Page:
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FRANKFORT, Ky. (AP) — A new initiative will lead to better behavioral health care for children in the foster care system, state officials say.
A statement from the Kentucky Cabinet for Health and Family Services says the agency will begin implementing a pilot program called Project SafeSpace early next year to screen children in Fayette, Boyd and surrounding counties entering foster care for behavior health issues. The agency says the project is expected to expand to half the state by the middle of 2016 and to every county by 2018.
The initiative is being paid for with a $2.5 million, five-year federal grant from the U.S. Administration on Children, Youth and Families.
Kentucky Department for Community Based Services Commissioner Teresa James said foster children are more likely to have behavioral health concerns that affect development.
"Through this project, we can give lifelong, improved well-being to the children in out-of-home care who will transition back home and those placed for adoption," James said in the statement.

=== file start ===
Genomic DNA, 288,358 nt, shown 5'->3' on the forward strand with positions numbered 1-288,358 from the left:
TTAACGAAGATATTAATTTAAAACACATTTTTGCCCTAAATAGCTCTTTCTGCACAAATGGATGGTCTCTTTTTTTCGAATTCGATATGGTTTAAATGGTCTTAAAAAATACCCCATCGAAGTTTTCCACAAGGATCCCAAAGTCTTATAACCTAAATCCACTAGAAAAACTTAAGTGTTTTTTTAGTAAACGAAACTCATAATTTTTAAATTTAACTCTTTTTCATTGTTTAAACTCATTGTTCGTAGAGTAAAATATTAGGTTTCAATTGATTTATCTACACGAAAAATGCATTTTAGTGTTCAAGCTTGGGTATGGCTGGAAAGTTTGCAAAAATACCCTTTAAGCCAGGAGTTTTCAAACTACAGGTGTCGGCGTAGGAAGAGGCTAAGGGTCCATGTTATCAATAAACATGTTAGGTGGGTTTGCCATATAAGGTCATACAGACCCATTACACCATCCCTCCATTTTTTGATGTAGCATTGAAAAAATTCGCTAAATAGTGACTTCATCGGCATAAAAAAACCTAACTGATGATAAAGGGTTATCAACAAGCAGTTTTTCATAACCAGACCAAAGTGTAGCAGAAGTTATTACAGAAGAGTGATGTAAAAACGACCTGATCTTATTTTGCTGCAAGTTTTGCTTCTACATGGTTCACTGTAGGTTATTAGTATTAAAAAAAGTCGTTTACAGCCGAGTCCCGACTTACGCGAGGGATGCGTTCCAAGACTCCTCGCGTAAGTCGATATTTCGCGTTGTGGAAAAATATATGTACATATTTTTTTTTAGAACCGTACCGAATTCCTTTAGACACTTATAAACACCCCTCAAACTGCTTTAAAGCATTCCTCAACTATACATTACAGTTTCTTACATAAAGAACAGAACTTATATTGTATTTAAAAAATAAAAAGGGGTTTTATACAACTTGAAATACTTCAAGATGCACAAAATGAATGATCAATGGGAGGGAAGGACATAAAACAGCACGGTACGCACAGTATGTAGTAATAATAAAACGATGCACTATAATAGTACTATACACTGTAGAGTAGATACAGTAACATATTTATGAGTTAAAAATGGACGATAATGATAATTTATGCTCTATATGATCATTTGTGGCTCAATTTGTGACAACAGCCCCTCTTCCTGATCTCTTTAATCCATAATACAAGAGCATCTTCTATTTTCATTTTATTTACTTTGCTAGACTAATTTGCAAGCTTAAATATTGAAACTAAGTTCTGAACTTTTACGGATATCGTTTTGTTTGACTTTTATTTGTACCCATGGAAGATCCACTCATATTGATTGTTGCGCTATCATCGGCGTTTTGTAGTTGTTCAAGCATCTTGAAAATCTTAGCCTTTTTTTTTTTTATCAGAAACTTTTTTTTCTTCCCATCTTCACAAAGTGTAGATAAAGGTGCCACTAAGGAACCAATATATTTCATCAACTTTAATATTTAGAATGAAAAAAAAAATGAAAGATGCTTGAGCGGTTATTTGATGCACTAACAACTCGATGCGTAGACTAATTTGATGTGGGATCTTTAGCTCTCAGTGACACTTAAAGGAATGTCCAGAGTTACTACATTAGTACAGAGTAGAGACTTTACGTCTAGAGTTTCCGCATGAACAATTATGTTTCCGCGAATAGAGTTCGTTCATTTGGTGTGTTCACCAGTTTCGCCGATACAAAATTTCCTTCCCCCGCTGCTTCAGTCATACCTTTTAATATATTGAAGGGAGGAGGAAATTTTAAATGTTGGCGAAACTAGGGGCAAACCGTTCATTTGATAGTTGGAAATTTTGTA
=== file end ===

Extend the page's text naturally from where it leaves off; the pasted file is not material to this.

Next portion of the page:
Project SafeSpace Manager Nicole George said many children aren't identified until they are already in foster care. She said the new program should help officials make better decisions in placing children.
"We will know early on what treatments a child entering care will need and what foster families might be best trained and equipped to provide it," she said. "Stability is very important to these children's well-being."
Fayette County Family Court Judge Lucinda Masterton, who has been involved in the planning process, said Project SafeSpace should provide more stability to children and more support to foster families.
"For kids coming into care — especially kids with behavioral needs — they go through a bunch of placements at the start, because we don't know what their needs are," she said. "By having a good screening process right at the beginning for these children, we have a better shot at giving appropriate placement for them and getting them appropriate therapy really quickly."
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